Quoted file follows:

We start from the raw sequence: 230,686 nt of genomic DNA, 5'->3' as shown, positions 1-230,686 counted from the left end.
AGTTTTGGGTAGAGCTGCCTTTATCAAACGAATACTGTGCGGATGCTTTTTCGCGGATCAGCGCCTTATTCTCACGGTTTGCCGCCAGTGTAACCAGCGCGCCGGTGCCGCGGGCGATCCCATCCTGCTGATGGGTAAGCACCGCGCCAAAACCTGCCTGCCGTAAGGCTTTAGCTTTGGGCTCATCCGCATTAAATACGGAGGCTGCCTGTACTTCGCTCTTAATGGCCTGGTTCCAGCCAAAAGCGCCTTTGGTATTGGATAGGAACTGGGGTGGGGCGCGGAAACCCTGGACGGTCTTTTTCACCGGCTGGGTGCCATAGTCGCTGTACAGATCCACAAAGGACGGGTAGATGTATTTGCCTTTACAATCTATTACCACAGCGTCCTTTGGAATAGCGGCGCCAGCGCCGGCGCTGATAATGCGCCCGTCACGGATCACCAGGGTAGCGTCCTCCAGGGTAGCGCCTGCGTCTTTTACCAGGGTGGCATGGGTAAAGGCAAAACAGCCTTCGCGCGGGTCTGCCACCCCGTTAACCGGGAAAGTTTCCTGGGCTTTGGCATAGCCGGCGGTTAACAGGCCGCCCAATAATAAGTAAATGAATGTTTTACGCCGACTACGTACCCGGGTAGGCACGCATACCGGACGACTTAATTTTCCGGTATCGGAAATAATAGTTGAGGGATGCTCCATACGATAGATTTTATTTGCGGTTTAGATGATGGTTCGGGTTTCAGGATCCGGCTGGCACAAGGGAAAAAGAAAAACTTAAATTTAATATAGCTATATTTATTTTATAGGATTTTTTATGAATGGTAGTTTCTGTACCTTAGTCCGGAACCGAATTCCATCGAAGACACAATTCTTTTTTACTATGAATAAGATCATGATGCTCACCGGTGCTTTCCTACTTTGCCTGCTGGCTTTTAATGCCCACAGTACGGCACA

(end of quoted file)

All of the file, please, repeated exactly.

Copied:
We start from the raw sequence: 230,686 nt of genomic DNA, 5'->3' as shown, positions 1-230,686 counted from the left end.
AGTTTTGGGTAGAGCTGCCTTTATCAAACGAATACTGTGCGGATGCTTTTTCGCGGATCAGCGCCTTATTCTCACGGTTTGCCGCCAGTGTAACCAGCGCGCCGGTGCCGCGGGCGATCCCATCCTGCTGATGGGTAAGCACCGCGCCAAAACCTGCCTGCCGTAAGGCTTTAGCTTTGGGCTCATCCGCATTAAATACGGAGGCTGCCTGTACTTCGCTCTTAATGGCCTGGTTCCAGCCAAAAGCGCCTTTGGTATTGGATAGGAACTGGGGTGGGGCGCGGAAACCCTGGACGGTCTTTTTCACCGGCTGGGTGCCATAGTCGCTGTACAGATCCACAAAGGACGGGTAGATGTATTTGCCTTTACAATCTATTACCACAGCGTCCTTTGGAATAGCGGCGCCAGCGCCGGCGCTGATAATGCGCCCGTCACGGATCACCAGGGTAGCGTCCTCCAGGGTAGCGCCTGCGTCTTTTACCAGGGTGGCATGGGTAAAGGCAAAACAGCCTTCGCGCGGGTCTGCCACCCCGTTAACCGGGAAAGTTTCCTGGGCTTTGGCATAGCCGGCGGTTAACAGGCCGCCCAATAATAAGTAAATGAATGTTTTACGCCGACTACGTACCCGGGTAGGCACGCATACCGGACGACTTAATTTTCCGGTATCGGAAATAATAGTTGAGGGATGCTCCATACGATAGATTTTATTTGCGGTTTAGATGATGGTTCGGGTTTCAGGATCCGGCTGGCACAAGGGAAAAAGAAAAACTTAAATTTAATATAGCTATATTTATTTTATAGGATTTTTTATGAATGGTAGTTTCTGTACCTTAGTCCGGAACCGAATTCCATCGAAGACACAATTCTTTTTTACTATGAATAAGATCATGATGCTCACCGGTGCTTTCCTACTTTGCCTGCTGGCTTTTAATGCCCACAGTACGGCACA